Report: USC doubted Shaw’s story from beginning

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The fallout from an alleged act of heroism continues, with additional details slowly beginning to emerge.

Citing a source within the USC athletic department, USA Today‘s David Leon Moore is reporting “that a number of department officials spoke to [Josh] Shaw about his rescue story and expressed skepticism about it.” Shaw recently suffered what’s described as a pair of high-ankle sprain, which he told the school he incurred after jumping from a second-floor balcony to save his seven-year-old nephew from drowning.

The news surfaced thanks to the football program’s official website touting the act of bravery with a splashy headline and story below it. If there was doubt as to the veracity of Shaw’s story, why would a website affiliated with the school play up such a version when they knew it would go national and become huge news?

This report comes less than a day after multiple reports coming out of Los Angeles have established that a “Josh Shaw” could be wanted for potential questioning in connection to a possible break-in at an apartment a few miles from campus. It has not been determined that the Shaw in question is USC’s Shaw, although witness descriptions seem to fit.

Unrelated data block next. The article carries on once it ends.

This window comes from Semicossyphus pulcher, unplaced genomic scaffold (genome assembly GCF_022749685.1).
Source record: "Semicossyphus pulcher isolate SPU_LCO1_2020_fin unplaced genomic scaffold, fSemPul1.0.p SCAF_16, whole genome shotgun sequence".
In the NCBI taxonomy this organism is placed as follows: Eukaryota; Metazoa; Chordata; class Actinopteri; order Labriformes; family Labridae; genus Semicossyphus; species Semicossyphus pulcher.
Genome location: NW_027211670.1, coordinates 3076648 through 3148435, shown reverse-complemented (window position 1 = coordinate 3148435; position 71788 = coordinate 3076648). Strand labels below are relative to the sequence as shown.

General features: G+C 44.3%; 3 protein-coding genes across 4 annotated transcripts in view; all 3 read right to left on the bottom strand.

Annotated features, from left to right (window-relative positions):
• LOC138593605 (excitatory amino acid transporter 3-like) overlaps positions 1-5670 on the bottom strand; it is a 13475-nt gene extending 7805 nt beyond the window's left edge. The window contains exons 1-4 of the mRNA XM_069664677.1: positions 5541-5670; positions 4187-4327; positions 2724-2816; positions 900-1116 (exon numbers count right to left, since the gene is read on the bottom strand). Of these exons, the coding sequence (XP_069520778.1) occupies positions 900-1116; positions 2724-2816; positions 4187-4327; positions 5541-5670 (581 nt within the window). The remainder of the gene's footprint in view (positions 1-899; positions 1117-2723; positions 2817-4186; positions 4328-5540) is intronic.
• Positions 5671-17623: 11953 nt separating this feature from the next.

Following practice Wednesday, head coach Steve Sarkisian again addressed the situation. After originally saying that the program was in the process of vetting Shaw’s story, Sarkisian now says he’s handed off that responsibility.  From the Los Angeles Times:

“It’s pretty clear there’s quite a few conflicting stories out there. Any information that we’ve been provided up to this point we’ve pushed along to campus authorities. We’re really going to let it play out in their hands. And quite honestly we’re in somewhat of a holding pattern so that’s where we’re at.”

When asked if he meant administrative officials or legal officials on campus, Sarkisian said, “Everything above me. In this day and age of college football and head coaches responsibility, I’d be foolish not to push everything up the ladder. And you know, I think we learned that a few years ago with a couple other high-profile coaches, so everything I’ve ever done when things come across my desk is to push them to campus authorities and let them do their due diligence. Then when things come back to me I can comment on them. But until then I don’t really have much to say on it.”

For the first time since the events unfolded, Trojan players were permitted to speak to the media.  Or, more specifically, defensive players Leonard Williams and Hayes Pullard.  Both players said they have not yet spoken to their beleaguered teammate, with the former stating that the team is “shocked” over the developments.

“All the players were just running into each other just asking what’s going on with the story, if its real or not, that’s all we really know. We were pretty shocked because Josh Shaw is a pretty loyal guy since he’s been here. I would never expect him to make up a story or something like that. So if it’s real or not … I would never expect him as a captain to be in that situation.”